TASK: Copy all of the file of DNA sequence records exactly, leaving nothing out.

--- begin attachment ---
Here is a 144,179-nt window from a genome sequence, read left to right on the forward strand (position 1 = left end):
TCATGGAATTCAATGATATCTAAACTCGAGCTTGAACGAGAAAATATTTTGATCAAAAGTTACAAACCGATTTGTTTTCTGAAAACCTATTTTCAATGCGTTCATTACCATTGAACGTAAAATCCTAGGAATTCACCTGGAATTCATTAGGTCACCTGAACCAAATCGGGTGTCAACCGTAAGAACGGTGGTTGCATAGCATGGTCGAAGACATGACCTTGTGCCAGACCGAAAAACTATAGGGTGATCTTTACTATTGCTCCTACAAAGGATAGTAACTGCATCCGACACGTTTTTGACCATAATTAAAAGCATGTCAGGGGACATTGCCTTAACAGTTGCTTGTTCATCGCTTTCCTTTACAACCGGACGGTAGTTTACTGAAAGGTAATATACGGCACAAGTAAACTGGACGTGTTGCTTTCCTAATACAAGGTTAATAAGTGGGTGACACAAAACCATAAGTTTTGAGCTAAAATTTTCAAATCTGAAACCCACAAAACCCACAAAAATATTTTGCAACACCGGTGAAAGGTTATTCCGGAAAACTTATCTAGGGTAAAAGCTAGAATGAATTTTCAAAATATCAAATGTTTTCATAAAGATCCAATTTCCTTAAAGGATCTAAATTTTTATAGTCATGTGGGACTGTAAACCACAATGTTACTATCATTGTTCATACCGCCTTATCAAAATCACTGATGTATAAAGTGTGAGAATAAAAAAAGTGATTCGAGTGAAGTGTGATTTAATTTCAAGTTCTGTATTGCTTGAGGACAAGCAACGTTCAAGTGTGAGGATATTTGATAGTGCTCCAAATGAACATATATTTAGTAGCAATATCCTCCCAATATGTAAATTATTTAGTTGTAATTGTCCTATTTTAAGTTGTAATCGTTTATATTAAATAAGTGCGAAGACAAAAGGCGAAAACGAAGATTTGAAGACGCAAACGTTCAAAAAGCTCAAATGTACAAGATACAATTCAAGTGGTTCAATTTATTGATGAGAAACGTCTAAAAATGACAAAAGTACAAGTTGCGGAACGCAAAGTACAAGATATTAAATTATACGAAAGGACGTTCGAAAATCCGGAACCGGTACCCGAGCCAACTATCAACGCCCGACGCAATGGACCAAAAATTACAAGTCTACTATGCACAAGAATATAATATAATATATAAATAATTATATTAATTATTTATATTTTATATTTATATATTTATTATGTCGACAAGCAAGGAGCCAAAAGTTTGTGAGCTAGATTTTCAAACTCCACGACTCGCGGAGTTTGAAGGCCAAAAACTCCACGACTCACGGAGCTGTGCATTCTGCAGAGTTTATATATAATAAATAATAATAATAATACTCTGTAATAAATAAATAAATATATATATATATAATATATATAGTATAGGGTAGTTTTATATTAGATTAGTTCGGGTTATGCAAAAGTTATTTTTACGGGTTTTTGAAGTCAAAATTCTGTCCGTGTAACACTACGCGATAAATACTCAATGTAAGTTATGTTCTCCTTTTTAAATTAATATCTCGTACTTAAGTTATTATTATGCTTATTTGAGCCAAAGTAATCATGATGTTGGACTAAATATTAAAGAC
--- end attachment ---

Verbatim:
Here is a 144,179-nt window from a genome sequence, read left to right on the forward strand (position 1 = left end):
TCATGGAATTCAATGATATCTAAACTCGAGCTTGAACGAGAAAATATTTTGATCAAAAGTTACAAACCGATTTGTTTTCTGAAAACCTATTTTCAATGCGTTCATTACCATTGAACGTAAAATCCTAGGAATTCACCTGGAATTCATTAGGTCACCTGAACCAAATCGGGTGTCAACCGTAAGAACGGTGGTTGCATAGCATGGTCGAAGACATGACCTTGTGCCAGACCGAAAAACTATAGGGTGATCTTTACTATTGCTCCTACAAAGGATAGTAACTGCATCCGACACGTTTTTGACCATAATTAAAAGCATGTCAGGGGACATTGCCTTAACAGTTGCTTGTTCATCGCTTTCCTTTACAACCGGACGGTAGTTTACTGAAAGGTAATATACGGCACAAGTAAACTGGACGTGTTGCTTTCCTAATACAAGGTTAATAAGTGGGTGACACAAAACCATAAGTTTTGAGCTAAAATTTTCAAATCTGAAACCCACAAAACCCACAAAAATATTTTGCAACACCGGTGAAAGGTTATTCCGGAAAACTTATCTAGGGTAAAAGCTAGAATGAATTTTCAAAATATCAAATGTTTTCATAAAGATCCAATTTCCTTAAAGGATCTAAATTTTTATAGTCATGTGGGACTGTAAACCACAATGTTACTATCATTGTTCATACCGCCTTATCAAAATCACTGATGTATAAAGTGTGAGAATAAAAAAAGTGATTCGAGTGAAGTGTGATTTAATTTCAAGTTCTGTATTGCTTGAGGACAAGCAACGTTCAAGTGTGAGGATATTTGATAGTGCTCCAAATGAACATATATTTAGTAGCAATATCCTCCCAATATGTAAATTATTTAGTTGTAATTGTCCTATTTTAAGTTGTAATCGTTTATATTAAATAAGTGCGAAGACAAAAGGCGAAAACGAAGATTTGAAGACGCAAACGTTCAAAAAGCTCAAATGTACAAGATACAATTCAAGTGGTTCAATTTATTGATGAGAAACGTCTAAAAATGACAAAAGTACAAGTTGCGGAACGCAAAGTACAAGATATTAAATTATACGAAAGGACGTTCGAAAATCCGGAACCGGTACCCGAGCCAACTATCAACGCCCGACGCAATGGACCAAAAATTACAAGTCTACTATGCACAAGAATATAATATAATATATAAATAATTATATTAATTATTTATATTTTATATTTATATATTTATTATGTCGACAAGCAAGGAGCCAAAAGTTTGTGAGCTAGATTTTCAAACTCCACGACTCGCGGAGTTTGAAGGCCAAAAACTCCACGACTCACGGAGCTGTGCATTCTGCAGAGTTTATATATAATAAATAATAATAATAATACTCTGTAATAAATAAATAAATATATATATATATAATATATATAGTATAGGGTAGTTTTATATTAGATTAGTTCGGGTTATGCAAAAGTTATTTTTACGGGTTTTTGAAGTCAAAATTCTGTCCGTGTAACACTACGCGATAAATACTCAATGTAAGTTATGTTCTCCTTTTTAAATTAATATCTCGTACTTAAGTTATTATTATGCTTATTTGAGCCAAAGTAATCATGATGTTGGACTAAATATTAAAGAC